This happens all of the time in every aspect of our lives. It’s also known as entropy (here).

But this “all of a sudden” effect works both ways. The guy that climbs everest? That didn’t happen all of a sudden. Successful products don’t just appear out of nowhere. Companies don’t just all of a sudden become successful.

When I run a marathon, I don’t just all of a sudden wake up and run 26 miles. If I’m going to hit my goal of bench pressing 400 pounds, I won’t just all of a sudden go in and load up the bar and try it. I’d kill myself.

If you have a large goal (and you should – see “Are you failing on a regular basis”), then you won’t get there all of a sudden. You’ll get there in stages, through a sustained series of gradual, incremental achievements.

“Through small and simple means are great things brought to pass”.

So don’t hold yourself to unrealistic expectations, or all you’ll get are disappointments. Rather commit yourself to moving forward, just a little, every day.

Henry Wadsworth Longellow wisely penned the following, in his motivational poem, “A Psalm of Life”:

Not enjoyment, and not sorry,
is our destined end, or way.
But to act, that each tomorrow,
find us farther, than today.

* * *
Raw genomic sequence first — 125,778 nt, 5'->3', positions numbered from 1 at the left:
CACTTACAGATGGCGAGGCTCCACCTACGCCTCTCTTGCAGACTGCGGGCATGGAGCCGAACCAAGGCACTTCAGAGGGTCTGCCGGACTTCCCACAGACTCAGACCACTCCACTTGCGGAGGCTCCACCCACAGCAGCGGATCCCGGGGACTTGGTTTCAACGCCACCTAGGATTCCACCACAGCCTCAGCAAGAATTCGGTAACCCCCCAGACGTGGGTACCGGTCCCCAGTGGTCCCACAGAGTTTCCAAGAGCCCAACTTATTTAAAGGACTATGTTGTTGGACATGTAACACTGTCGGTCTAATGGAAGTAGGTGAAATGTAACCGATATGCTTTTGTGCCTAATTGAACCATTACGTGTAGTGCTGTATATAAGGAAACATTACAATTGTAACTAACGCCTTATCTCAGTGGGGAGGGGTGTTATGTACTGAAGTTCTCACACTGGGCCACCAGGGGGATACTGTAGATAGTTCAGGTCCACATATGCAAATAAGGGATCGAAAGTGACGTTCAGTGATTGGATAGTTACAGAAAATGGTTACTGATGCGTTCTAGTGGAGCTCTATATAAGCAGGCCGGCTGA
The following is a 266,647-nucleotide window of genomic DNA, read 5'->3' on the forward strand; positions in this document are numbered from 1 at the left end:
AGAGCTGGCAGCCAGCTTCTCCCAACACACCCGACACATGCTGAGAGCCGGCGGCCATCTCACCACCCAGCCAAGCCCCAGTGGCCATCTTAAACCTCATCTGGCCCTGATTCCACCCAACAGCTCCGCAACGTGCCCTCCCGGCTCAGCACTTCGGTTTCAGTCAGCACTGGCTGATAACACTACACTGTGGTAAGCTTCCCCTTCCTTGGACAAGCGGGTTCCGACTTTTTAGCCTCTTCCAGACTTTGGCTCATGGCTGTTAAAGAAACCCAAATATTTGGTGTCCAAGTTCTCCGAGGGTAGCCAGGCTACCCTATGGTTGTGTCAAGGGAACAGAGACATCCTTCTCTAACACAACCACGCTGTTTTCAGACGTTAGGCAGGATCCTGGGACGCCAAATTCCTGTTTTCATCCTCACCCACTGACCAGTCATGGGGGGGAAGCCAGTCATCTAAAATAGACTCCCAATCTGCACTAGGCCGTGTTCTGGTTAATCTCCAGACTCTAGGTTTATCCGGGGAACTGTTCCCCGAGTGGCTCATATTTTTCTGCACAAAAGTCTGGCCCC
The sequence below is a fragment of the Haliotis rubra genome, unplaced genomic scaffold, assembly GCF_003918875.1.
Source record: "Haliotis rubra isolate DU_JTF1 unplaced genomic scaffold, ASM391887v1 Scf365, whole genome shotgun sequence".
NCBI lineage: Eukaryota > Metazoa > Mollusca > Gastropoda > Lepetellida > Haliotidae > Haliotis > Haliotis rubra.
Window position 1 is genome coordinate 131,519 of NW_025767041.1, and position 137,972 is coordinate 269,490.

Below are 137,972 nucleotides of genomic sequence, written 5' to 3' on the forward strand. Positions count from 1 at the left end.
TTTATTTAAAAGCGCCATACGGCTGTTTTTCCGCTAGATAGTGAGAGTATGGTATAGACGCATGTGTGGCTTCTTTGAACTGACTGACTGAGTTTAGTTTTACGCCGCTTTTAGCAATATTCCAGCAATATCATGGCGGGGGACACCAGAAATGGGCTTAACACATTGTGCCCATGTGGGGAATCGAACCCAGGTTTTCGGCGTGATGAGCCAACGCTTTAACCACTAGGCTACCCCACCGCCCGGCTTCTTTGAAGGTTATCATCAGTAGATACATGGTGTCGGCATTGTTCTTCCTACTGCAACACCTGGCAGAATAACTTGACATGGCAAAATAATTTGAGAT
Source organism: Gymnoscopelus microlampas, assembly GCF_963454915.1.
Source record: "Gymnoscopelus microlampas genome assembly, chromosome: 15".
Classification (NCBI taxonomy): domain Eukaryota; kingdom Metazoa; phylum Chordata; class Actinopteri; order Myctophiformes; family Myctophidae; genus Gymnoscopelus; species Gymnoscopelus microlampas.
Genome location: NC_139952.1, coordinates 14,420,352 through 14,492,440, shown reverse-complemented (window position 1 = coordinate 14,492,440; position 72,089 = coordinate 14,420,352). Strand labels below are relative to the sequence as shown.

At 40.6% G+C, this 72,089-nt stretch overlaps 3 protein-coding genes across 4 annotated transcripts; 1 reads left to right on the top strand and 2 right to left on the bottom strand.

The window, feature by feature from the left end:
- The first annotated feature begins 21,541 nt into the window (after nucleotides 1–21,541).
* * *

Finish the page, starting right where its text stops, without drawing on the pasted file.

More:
They key to avoiding the negative “all of a sudden” experiences, and increasing the positive ones, is to reduce the scale of your measurement.

You’ve got to be aware of not just milestones, but DIRECTION. It’s the direction that is the key. It is the direction of your momentum that determines your destination. Because things are always evolving, either for the better, or for the worse.

What you have to do, as an individual, organization, parent, or whatever, is to ask yourself regularly what direction your evolution is taking you.

And be honest in your answers.


I hope you answered yes.

Because if you answered no, then it means you’re not trying hard enough. You’re not trying new things. You’re not pushing yourself. You may have even become complacent. So comfortable with where you are, that you’ve established a life of stasis.

Stasis is a state of inactivity, or equilibrium. If you find yourself waking up and just going through the motions, you’re in stasis. If you find yourself without a vision, without goals, without something you’re aching to do, then you’re in stasis. If you don’t have something burning inside you, you’re in stasis. If there’s no big problem you’re trying to work out, you’re in stasis.

These are the plateaus of life, and if you’re not careful, you can end up there for a very long time. In fact, some never escape.

But a life of equilibrium is one simultaneously devoid of all the ingredients that make life so exciting. The thrill of a new endeavor, the passion of committing yourself to a vision, the exuberance of accomplishing something you set out to achieve, and the personal growth that comes from the process of pushing yourself.

These are the emotions of those engaged in a great cause. This is the vista from the mountains of purpose.

People tend to view failure as weakness. But I think it’s the other way around. If struggles make you stronger, what does it mean if you’ve stopped struggling?

Failure is merely an indication that you’re struggling, progressing, and getting stronger. So stop worrying about your failures. Appreciate them for what they are, and enjoy the value of the lessons they hold.